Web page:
We wish to thank both professional tuba players Mathieu Chalange and Matthias Quilbault for allowing us to measure their tubas and record their performances, as well as Julia Mourier for useful discussions and for her help in this work.


1

See for instance paragraph 1.2.3 of [1] for more details about the notion of nominal pitch.

2

The vibrating lips are modeled as a linear one-degree-of-freedom oscillator. The upstream resonances of the player’s windway are neglected, as is nonlinear propagation of sound in the air column of the instrument. Wall vibrations are also ignored.

3

For details about this calculation, see Appendix A of [2].

4

In contrast to the case of the trombone described in [2], in which the stable portion emerging from the Hopf point is almost non-existent given its narrow mouth pressure range of stability, as the stable portion emerging from the unstable portion actually corresponds to the pedal note.

5

The angular loop that is seen on the locus of S1′ is called a swallowtail bifurcation [28]. Since hardly any physical interpretation can be given of this zone, we chose not to discuss it in this work.

6

The signal displayed in Figure 11 can be listened to at http://perso.univ-lemans.fr/~rmatte/bb-contrabass_tuba_exercise.mp4.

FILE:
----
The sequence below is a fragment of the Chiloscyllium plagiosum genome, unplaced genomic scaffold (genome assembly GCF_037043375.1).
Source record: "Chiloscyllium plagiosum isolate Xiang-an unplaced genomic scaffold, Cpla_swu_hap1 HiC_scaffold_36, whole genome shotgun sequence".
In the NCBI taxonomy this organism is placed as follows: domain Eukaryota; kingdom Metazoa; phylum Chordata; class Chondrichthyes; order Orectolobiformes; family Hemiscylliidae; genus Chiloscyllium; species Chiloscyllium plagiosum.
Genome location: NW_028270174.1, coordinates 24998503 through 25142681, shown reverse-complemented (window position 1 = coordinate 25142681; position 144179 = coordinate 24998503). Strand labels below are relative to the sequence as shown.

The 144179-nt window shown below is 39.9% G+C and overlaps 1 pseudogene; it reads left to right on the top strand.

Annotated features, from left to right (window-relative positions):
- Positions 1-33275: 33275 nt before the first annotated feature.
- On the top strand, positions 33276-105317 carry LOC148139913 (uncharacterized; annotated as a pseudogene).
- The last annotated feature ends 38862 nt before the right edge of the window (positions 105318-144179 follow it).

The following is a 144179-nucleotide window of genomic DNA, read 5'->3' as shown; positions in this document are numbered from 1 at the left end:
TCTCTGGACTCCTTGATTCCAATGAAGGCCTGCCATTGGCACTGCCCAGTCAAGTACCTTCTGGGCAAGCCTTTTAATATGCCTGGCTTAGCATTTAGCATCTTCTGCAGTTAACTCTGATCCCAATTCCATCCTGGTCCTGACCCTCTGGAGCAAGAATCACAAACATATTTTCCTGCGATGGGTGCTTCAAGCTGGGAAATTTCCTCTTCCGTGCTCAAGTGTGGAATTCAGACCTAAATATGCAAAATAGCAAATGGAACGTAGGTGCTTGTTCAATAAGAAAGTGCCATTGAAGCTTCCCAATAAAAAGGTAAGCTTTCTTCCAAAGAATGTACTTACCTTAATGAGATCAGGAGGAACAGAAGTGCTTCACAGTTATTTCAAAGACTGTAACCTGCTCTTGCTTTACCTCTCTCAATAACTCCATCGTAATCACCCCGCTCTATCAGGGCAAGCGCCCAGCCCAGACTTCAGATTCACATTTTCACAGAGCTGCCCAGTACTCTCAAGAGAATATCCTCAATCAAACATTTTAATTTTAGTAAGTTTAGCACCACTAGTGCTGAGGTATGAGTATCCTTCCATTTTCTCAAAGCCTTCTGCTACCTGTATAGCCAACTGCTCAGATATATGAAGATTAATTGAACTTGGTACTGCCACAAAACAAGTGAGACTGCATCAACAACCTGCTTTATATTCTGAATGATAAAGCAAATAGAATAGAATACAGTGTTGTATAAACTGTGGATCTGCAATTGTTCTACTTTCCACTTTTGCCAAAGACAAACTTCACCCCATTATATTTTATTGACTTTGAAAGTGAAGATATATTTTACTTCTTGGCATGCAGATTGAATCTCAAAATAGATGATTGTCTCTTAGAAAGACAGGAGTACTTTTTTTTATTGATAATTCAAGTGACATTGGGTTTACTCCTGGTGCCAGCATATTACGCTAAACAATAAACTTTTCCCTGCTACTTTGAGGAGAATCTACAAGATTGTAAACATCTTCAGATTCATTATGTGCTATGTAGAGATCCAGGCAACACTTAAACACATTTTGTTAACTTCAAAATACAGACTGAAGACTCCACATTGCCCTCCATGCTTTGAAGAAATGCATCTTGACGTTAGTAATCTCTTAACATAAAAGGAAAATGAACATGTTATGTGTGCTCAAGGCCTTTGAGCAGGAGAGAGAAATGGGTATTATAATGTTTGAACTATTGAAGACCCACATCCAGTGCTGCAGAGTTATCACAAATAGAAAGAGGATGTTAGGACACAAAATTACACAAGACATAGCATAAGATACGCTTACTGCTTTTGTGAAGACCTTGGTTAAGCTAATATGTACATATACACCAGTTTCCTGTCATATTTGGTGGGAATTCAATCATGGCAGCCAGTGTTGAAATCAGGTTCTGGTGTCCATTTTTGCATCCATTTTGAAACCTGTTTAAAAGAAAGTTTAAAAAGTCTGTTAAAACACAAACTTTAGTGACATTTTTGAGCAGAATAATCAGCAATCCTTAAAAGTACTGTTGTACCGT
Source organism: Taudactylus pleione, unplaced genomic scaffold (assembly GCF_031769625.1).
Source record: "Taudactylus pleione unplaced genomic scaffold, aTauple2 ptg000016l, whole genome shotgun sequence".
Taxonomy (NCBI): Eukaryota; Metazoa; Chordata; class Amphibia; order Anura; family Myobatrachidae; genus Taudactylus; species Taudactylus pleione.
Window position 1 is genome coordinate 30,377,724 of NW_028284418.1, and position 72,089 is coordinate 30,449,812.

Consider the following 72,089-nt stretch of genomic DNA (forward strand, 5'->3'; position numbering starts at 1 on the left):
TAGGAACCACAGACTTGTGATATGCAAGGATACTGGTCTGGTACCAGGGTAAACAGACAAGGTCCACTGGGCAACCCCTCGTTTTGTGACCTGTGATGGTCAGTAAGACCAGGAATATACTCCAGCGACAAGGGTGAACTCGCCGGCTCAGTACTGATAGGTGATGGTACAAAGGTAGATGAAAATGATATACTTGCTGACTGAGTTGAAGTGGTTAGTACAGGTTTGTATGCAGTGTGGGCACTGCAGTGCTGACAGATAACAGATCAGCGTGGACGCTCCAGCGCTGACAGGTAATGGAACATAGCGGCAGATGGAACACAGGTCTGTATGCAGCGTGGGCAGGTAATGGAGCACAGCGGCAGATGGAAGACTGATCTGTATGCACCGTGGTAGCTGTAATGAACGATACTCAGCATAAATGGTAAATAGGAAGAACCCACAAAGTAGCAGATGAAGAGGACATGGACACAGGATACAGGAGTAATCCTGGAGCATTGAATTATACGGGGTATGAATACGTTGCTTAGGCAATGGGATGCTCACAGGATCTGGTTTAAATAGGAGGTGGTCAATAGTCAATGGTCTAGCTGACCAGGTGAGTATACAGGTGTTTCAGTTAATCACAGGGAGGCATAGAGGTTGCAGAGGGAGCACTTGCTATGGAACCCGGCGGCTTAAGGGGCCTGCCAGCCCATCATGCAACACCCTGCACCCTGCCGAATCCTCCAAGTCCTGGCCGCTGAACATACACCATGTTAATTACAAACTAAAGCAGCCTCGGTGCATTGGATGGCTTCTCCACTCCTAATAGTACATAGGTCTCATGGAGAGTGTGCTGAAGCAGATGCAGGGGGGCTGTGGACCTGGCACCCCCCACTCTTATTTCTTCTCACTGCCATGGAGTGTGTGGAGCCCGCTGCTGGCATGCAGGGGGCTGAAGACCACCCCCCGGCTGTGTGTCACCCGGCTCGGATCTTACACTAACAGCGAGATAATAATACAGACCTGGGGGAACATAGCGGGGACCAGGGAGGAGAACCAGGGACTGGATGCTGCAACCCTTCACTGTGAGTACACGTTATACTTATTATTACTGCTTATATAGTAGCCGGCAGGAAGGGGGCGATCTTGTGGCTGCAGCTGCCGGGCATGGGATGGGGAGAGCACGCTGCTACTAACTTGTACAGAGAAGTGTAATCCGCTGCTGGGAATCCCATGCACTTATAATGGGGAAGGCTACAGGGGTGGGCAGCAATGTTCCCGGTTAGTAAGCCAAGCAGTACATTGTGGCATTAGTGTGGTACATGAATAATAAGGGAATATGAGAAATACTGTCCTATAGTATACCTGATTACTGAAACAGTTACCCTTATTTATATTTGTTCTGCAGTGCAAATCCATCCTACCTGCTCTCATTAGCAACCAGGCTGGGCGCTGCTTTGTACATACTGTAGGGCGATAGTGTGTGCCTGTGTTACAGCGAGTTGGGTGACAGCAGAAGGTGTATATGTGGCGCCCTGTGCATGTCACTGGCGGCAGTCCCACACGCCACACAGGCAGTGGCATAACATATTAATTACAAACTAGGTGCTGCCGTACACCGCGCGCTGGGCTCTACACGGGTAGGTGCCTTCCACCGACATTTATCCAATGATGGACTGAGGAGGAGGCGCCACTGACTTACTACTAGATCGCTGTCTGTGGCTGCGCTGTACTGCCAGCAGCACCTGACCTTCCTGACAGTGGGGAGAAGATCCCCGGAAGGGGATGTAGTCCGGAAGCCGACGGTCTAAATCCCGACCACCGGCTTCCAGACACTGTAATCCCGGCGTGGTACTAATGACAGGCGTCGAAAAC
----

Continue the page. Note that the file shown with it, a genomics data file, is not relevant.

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All Tables

Table 1

Characteristics of the seven tubas studied in this paper, classified in the same order as in Figure 1. By convention, the nominal pitch specifies a number of feet (ft) coupled with a musical pitch name, being the nominal fundamental of the instrument (lowest note playable without any valve depressed). The number of feet corresponds to the equivalent cone length , related to the frequency Fnom of its nominal fundamental by the formula , with c0 the speed of sound in the air.

Table 2

Lips’ parameters used throughout the article, taken from Mattéoli et al. [2].

All Figures

thumbnail Figure 1

Photograph showing the different tubas studied in the present publication. From left to right (lowest to highest nominal pitch): contrabass tuba in B♭, contrabass tuba in C, bass tuba in E♭, bass tuba in F, euphonium in B♭, bass saxhorn in B♭, baritone saxhorn in B♭. Details about each tuba can be found in the Table 1.